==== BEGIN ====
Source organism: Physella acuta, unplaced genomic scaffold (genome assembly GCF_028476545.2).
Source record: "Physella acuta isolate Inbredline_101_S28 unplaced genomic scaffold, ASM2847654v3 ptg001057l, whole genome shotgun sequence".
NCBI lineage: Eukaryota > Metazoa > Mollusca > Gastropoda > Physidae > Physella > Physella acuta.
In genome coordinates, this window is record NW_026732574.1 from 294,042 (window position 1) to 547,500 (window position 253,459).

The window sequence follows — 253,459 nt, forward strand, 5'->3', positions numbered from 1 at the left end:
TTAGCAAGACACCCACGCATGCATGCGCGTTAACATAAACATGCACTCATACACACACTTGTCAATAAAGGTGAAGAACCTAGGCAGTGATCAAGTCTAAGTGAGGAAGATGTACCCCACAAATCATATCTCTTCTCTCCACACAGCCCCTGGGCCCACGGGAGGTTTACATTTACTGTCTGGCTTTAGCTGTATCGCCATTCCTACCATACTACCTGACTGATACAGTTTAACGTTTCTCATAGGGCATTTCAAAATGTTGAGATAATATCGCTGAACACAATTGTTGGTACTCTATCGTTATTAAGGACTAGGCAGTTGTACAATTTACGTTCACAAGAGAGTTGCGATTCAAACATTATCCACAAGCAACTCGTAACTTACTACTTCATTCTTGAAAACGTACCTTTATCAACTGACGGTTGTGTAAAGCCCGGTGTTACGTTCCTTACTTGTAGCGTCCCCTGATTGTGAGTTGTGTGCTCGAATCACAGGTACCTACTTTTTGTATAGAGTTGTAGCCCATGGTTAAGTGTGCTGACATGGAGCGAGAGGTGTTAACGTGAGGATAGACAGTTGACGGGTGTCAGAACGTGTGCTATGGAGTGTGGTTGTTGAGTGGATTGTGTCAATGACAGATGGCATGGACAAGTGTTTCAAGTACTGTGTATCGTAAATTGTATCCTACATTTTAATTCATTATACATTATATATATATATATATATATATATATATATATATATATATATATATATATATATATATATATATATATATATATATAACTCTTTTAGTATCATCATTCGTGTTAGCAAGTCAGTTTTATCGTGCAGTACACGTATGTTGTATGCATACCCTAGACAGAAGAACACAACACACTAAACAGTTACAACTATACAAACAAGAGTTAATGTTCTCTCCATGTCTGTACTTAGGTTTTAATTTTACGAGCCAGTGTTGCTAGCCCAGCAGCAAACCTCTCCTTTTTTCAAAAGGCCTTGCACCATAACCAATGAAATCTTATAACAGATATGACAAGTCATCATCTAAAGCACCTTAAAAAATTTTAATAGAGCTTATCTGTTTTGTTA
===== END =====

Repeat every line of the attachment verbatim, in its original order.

Source organism: Physella acuta, unplaced genomic scaffold (genome assembly GCF_028476545.2).
Source record: "Physella acuta isolate Inbredline_101_S28 unplaced genomic scaffold, ASM2847654v3 ptg001057l, whole genome shotgun sequence".
NCBI lineage: Eukaryota > Metazoa > Mollusca > Gastropoda > Physidae > Physella > Physella acuta.
In genome coordinates, this window is record NW_026732574.1 from 294,042 (window position 1) to 547,500 (window position 253,459).

The window sequence follows — 253,459 nt, forward strand, 5'->3', positions numbered from 1 at the left end:
TTAGCAAGACACCCACGCATGCATGCGCGTTAACATAAACATGCACTCATACACACACTTGTCAATAAAGGTGAAGAACCTAGGCAGTGATCAAGTCTAAGTGAGGAAGATGTACCCCACAAATCATATCTCTTCTCTCCACACAGCCCCTGGGCCCACGGGAGGTTTACATTTACTGTCTGGCTTTAGCTGTATCGCCATTCCTACCATACTACCTGACTGATACAGTTTAACGTTTCTCATAGGGCATTTCAAAATGTTGAGATAATATCGCTGAACACAATTGTTGGTACTCTATCGTTATTAAGGACTAGGCAGTTGTACAATTTACGTTCACAAGAGAGTTGCGATTCAAACATTATCCACAAGCAACTCGTAACTTACTACTTCATTCTTGAAAACGTACCTTTATCAACTGACGGTTGTGTAAAGCCCGGTGTTACGTTCCTTACTTGTAGCGTCCCCTGATTGTGAGTTGTGTGCTCGAATCACAGGTACCTACTTTTTGTATAGAGTTGTAGCCCATGGTTAAGTGTGCTGACATGGAGCGAGAGGTGTTAACGTGAGGATAGACAGTTGACGGGTGTCAGAACGTGTGCTATGGAGTGTGGTTGTTGAGTGGATTGTGTCAATGACAGATGGCATGGACAAGTGTTTCAAGTACTGTGTATCGTAAATTGTATCCTACATTTTAATTCATTATACATTATATATATATATATATATATATATATATATATATATATATATATATATATATATATATATATATATATATATATATAACTCTTTTAGTATCATCATTCGTGTTAGCAAGTCAGTTTTATCGTGCAGTACACGTATGTTGTATGCATACCCTAGACAGAAGAACACAACACACTAAACAGTTACAACTATACAAACAAGAGTTAATGTTCTCTCCATGTCTGTACTTAGGTTTTAATTTTACGAGCCAGTGTTGCTAGCCCAGCAGCAAACCTCTCCTTTTTTCAAAAGGCCTTGCACCATAACCAATGAAATCTTATAACAGATATGACAAGTCATCATCTAAAGCACCTTAAAAAATTTTAATAGAGCTTATCTGTTTTGTTA